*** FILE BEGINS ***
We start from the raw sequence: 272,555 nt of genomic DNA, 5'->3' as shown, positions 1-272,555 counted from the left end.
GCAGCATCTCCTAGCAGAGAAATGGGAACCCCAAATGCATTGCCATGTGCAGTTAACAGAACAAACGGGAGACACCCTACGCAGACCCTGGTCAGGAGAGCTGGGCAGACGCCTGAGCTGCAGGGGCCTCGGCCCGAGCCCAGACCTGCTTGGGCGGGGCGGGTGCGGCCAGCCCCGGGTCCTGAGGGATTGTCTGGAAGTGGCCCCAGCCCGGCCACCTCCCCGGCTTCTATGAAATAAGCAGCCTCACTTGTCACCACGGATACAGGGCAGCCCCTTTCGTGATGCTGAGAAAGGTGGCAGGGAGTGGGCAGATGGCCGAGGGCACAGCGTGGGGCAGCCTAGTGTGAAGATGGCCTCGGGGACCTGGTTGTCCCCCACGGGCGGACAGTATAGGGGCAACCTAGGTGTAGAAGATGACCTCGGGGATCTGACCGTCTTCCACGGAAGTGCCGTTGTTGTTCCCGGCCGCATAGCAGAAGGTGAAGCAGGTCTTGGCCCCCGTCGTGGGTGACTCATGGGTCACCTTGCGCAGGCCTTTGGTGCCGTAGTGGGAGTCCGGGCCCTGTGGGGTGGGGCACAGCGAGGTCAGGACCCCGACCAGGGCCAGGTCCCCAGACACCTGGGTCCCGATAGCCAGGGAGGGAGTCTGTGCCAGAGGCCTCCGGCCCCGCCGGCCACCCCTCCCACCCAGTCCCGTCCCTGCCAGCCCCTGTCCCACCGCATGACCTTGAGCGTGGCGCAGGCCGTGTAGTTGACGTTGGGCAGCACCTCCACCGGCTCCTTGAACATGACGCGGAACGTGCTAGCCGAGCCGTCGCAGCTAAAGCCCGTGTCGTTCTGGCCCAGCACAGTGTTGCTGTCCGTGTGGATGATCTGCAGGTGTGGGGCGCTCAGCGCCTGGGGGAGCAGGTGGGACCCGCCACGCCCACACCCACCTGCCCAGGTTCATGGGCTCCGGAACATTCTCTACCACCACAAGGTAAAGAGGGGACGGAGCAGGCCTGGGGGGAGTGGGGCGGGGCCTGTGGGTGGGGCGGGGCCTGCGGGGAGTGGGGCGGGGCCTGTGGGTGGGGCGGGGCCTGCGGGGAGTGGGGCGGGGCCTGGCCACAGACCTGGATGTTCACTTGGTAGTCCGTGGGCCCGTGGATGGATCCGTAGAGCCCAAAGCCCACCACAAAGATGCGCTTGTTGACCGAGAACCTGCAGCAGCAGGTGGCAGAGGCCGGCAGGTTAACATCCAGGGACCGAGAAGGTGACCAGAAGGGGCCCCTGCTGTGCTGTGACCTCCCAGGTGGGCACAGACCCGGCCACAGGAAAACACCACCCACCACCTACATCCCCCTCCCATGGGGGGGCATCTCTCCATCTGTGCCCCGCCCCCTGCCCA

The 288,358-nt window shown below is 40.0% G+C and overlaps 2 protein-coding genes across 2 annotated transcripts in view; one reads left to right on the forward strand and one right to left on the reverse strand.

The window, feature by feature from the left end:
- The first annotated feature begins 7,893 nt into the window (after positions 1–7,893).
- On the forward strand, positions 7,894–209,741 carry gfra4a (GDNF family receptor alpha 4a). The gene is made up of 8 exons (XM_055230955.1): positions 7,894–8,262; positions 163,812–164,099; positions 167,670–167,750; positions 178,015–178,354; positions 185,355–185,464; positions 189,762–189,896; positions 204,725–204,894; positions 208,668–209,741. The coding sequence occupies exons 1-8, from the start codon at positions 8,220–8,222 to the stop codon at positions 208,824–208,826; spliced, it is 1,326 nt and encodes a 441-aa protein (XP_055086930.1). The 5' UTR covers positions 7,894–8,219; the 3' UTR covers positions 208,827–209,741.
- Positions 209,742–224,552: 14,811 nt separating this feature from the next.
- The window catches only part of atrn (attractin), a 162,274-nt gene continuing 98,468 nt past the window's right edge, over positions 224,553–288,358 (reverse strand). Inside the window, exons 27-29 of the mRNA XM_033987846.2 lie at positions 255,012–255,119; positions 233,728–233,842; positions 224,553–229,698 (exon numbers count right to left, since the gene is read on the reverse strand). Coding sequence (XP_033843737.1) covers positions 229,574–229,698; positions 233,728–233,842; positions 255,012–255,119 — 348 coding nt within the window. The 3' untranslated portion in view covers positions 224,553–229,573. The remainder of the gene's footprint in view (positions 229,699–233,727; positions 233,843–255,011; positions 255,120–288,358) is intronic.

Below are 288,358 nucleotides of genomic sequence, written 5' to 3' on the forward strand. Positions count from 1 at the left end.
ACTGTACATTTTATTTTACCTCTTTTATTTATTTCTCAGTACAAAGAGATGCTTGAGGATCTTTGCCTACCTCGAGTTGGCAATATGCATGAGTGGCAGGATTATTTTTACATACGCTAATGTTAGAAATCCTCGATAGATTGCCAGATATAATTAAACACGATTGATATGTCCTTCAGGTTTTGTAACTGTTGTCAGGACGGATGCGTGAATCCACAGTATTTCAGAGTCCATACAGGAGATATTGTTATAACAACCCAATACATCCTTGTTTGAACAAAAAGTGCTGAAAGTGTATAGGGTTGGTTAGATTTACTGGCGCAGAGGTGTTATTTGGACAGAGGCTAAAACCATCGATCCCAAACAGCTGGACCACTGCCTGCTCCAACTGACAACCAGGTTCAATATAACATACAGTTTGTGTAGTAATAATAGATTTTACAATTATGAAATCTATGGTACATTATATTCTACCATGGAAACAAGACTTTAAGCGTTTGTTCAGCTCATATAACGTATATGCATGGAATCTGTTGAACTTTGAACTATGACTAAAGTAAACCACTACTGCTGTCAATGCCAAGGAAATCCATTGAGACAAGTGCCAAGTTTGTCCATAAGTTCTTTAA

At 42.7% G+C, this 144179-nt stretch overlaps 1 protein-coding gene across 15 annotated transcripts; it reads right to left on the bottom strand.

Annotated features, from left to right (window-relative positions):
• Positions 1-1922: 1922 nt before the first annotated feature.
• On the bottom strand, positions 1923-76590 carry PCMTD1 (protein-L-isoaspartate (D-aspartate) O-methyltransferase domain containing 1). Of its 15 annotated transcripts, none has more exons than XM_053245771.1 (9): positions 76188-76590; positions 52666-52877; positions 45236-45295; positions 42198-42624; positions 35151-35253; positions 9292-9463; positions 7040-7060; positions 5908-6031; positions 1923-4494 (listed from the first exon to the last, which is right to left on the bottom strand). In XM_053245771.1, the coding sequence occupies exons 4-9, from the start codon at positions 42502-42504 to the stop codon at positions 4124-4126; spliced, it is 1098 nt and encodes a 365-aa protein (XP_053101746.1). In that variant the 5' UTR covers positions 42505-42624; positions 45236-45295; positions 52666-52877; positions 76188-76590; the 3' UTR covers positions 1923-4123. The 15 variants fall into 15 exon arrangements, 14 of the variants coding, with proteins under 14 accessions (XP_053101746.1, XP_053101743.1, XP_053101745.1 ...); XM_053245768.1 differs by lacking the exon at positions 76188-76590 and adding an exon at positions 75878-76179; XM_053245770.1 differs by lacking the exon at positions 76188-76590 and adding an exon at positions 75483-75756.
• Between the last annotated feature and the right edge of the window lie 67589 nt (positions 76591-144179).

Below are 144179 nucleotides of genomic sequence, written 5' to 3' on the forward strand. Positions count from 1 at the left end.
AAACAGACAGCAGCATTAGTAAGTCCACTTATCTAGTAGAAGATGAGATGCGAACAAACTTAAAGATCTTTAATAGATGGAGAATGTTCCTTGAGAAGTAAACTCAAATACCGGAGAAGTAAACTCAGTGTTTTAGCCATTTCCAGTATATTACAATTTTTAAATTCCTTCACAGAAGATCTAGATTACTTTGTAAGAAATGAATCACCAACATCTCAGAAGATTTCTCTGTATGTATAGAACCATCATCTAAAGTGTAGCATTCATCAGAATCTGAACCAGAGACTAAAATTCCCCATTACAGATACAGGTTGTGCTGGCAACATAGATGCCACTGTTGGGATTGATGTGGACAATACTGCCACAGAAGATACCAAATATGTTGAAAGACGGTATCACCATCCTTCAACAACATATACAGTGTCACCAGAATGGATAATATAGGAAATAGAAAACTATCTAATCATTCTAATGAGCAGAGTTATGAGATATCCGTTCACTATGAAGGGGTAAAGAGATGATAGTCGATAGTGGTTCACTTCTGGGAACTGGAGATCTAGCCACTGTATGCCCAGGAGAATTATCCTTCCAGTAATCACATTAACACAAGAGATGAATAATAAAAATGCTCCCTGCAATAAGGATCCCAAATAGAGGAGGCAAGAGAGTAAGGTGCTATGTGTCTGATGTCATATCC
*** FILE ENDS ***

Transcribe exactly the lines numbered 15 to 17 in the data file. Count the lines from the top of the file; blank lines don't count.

• Between the last annotated feature and the right edge of the window lie 67589 nt (positions 76591-144179).

Below are 144179 nucleotides of genomic sequence, written 5' to 3' on the forward strand. Positions count from 1 at the left end.
AAACAGACAGCAGCATTAGTAAGTCCACTTATCTAGTAGAAGATGAGATGCGAACAAACTTAAAGATCTTTAATAGATGGAGAATGTTCCTTGAGAAGTAAACTCAAATACCGGAGAAGTAAACTCAGTGTTTTAGCCATTTCCAGTATATTACAATTTTTAAATTCCTTCACAGAAGATCTAGATTACTTTGTAAGAAATGAATCACCAACATCTCAGAAGATTTCTCTGTATGTATAGAACCATCATCTAAAGTGTAGCATTCATCAGAATCTGAACCAGAGACTAAAATTCCCCATTACAGATACAGGTTGTGCTGGCAACATAGATGCCACTGTTGGGATTGATGTGGACAATACTGCCACAGAAGATACCAAATATGTTGAAAGACGGTATCACCATCCTTCAACAACATATACAGTGTCACCAGAATGGATAATATAGGAAATAGAAAACTATCTAATCATTCTAATGAGCAGAGTTATGAGATATCCGTTCACTATGAAGGGGTAAAGAGATGATAGTCGATAGTGGTTCACTTCTGGGAACTGGAGATCTAGCCACTGTATGCCCAGGAGAATTATCCTTCCAGTAATCACATTAACACAAGAGATGAATAATAAAAATGCTCCCTGCAATAAGGATCCCAAATAGAGGAGGCAAGAGAGTAAGGTGCTATGTGTCTGATGTCATATCC